Whenever I present a bus network redesign plan, I’m always accused of ignoring important things. How can I design a bus network, people say, without also planning for bus lanes, or bicycle parking, or road pricing, or parking policy, or urban structure? These things are all connected, they say!
Yes, they are all connected. But despite being connected, many planning tasks are separable:
- Two projects are connected if they affect each other’s outcomes. For example, a network redesign and a bus lane project will certainly improve each other’s benefits over what either could do alone. A rail line and a bus line parallel to it are competitors that will undermine each other’s outcomes, so they are connected too. (Deep ecologists would say that almost everything is connected in this sense.)
- Two projects are separable if one can be done before the others, and will achieve some benefits by itself, even while waiting for the other connected parts to happen.
I know why people get anxious about this, because we all see situations where things were separated that really were inseparable. A rail line and a freeway are built side by side, without noting how each will reduce the demand for the other. Maybe bus routes are designed without thought to connections between them, or worse, great infrastructure for bus connections gets built in a place where it’s not actually useful to the bus service. A public transit service ends at a political boundary even though the demand doesn’t end there. These are all examples of projects being separated when they were not really separable.
On the other hand, no human brain can focus on everything at once. If we tried to do bus network redesign, fleet modernization, bus lanes, bike parking, road pricing, and parking policy as part of one project, it would never get off the ground. Just co-ordinating the hundreds of experts needed to deal with all dimensions of such a project would consume most of our effort.
More important, in any project, everything moves at the speed of the slowest element, which is why it so often takes forever to get things done.
So separating projects is the only way for anything to happen soon. We are not denying that everything is connected. We are saying we have to start somewhere, and make some progress, even as other pieces of the puzzle are in the works.
Like any plan, a good network redesign effort requires clear thinking about separability. A redesign is mainly a revision of the patterns in which buses run, but this process always identifies infrastructure and policy changes that are also needed. Sometimes these are truly inseperable: The specified number of buses can’t meet at point A unless the facility there is enlarged to have room for them. If the plan requires people to change buses at an intersection, we need to make sure there’s shelter and safe street crossings, and so on. If the fare structure is penalizing changing buses, that needs to be fixed if our plan wants to encourage that.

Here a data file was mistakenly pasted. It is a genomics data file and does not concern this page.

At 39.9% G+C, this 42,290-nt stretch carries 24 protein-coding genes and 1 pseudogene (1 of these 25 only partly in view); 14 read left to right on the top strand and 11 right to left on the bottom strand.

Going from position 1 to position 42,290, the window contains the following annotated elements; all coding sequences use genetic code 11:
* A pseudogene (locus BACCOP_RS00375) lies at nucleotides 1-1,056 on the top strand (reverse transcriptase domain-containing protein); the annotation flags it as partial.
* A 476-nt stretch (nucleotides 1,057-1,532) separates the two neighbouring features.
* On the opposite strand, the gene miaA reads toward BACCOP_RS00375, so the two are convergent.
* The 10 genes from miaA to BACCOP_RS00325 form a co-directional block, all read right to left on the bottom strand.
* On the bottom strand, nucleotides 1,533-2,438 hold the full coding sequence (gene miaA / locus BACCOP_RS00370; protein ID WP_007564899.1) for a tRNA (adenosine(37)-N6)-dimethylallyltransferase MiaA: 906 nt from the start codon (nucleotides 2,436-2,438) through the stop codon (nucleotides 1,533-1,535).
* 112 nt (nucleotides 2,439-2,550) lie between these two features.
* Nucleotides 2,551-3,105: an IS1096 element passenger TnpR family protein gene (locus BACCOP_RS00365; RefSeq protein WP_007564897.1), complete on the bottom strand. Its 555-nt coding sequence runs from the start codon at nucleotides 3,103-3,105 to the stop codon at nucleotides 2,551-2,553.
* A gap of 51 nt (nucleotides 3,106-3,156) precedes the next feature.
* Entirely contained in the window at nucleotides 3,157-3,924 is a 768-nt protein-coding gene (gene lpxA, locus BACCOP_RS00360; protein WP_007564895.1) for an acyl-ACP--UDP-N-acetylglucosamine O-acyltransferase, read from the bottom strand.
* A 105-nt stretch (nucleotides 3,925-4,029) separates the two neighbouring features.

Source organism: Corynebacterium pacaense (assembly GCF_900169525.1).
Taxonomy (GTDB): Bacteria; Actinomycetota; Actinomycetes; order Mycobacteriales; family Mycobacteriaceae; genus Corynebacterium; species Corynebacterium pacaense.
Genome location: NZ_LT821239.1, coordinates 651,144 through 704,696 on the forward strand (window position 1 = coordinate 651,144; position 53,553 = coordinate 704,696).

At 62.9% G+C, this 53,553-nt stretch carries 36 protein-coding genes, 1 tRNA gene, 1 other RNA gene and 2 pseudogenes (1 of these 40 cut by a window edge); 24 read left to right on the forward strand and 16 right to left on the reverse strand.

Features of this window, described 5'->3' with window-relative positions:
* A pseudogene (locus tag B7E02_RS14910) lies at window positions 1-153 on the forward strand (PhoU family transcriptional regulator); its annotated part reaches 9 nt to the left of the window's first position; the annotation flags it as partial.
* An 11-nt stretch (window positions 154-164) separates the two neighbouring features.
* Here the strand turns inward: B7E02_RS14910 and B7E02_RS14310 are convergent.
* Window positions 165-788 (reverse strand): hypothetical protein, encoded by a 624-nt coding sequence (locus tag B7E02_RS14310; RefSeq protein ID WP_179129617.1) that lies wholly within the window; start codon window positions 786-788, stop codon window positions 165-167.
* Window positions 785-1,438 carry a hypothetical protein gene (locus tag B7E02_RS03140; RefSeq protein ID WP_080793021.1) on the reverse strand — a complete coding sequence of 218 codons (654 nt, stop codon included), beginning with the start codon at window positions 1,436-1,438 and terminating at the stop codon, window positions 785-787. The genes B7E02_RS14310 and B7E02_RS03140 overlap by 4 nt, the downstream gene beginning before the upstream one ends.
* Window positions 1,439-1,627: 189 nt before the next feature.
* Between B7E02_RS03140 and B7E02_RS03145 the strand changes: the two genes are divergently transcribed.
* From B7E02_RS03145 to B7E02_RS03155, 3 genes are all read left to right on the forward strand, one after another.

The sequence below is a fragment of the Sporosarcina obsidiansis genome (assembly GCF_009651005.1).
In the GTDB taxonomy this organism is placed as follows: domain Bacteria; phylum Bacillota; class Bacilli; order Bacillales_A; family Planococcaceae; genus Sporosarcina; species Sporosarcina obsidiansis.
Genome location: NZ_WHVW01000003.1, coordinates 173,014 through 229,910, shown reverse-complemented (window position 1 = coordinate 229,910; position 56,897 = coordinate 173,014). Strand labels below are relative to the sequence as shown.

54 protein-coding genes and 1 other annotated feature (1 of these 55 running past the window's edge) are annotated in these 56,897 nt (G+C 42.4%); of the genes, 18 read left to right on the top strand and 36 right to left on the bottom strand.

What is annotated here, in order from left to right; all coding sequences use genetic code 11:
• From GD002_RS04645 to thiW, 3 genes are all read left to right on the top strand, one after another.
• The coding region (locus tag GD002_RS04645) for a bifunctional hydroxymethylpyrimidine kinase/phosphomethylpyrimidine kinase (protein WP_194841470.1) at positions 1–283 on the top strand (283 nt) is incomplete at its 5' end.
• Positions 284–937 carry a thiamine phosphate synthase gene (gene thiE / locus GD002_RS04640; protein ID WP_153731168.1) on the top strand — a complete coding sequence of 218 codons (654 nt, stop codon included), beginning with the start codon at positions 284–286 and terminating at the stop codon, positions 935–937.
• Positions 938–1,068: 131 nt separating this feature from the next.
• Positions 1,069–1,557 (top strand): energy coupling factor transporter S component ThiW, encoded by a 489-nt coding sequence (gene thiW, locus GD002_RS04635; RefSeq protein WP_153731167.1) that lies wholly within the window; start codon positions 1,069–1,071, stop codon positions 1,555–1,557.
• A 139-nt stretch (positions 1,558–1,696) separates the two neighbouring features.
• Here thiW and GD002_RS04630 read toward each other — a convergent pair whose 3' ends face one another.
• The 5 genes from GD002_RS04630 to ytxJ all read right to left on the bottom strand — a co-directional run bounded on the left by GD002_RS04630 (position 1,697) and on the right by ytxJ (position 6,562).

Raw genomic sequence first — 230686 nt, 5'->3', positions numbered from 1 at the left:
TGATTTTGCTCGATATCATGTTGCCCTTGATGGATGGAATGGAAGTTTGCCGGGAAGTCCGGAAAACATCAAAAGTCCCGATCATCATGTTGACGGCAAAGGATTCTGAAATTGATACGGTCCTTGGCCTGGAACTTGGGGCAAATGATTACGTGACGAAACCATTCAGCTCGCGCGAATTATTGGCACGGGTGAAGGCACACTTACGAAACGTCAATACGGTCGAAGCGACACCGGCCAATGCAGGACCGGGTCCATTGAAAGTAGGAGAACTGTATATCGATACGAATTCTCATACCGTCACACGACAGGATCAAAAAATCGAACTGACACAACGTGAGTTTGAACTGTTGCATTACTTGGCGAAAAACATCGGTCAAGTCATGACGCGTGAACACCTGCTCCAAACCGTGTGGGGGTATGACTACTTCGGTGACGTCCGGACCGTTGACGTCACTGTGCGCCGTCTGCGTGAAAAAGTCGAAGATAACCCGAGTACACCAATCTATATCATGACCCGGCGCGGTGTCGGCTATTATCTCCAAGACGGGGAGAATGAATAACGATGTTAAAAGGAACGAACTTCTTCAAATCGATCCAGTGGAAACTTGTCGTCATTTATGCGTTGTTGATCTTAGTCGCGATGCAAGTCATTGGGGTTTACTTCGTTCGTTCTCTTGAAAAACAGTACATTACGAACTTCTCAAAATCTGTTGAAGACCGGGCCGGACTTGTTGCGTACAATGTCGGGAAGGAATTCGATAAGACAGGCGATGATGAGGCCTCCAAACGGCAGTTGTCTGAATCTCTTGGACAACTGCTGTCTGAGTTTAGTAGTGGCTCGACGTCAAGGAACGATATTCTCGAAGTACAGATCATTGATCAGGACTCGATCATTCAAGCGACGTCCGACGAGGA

But we fight to make the list of inseparable things as short as possible, because every time we decide that something is inseperable from the plan, that becomes one more thing that could stop the whole plan if it hits some kind of snag. We ask: Would the redesign still be possible, and worth doing, if some infrastructure or policy element doesn’t get done? Sometimes this leads to good tactical thinking: Can we do this necessary interchange quickly on-street, even while waiting for the funding and consensus to do the permanent facility that’s really needed? Can we make some patches to the fare system while the ultimate system is still being worked out?
Another test is: Does doing Project A without Project B actually make things worse? If not, this is another signal that the projects are probably separable. The answer, for bus network redesigns, is almost always no. By itself, redesign will achieve significant improvement even as it leaves a lot of other frustrating problems in place. But getting it done may make other improvements politically easier if the result is that public transit is more visible, more used, and thus more widely valued.
So when people respond to a network redesign proposal by being angry that it doesn’t talk about bike lanes, electric buses, or road pricing, they’re confusing connectedness with inseparability. Our network redesign study isn’t ignorant of those things just because we’re not talking about them. We’re just talking about something different, something that’s also important and needs some attention. A good network redesign, if allowed to succeed, will make all those other things easier. And in any case, the redesign itself is important enough, and hard enough to explain, that it deserves the public’s full attention for a few weeks.
Everything is connected, but many things are still separable. That’s a good thing, because if they weren’t, nothing would get done.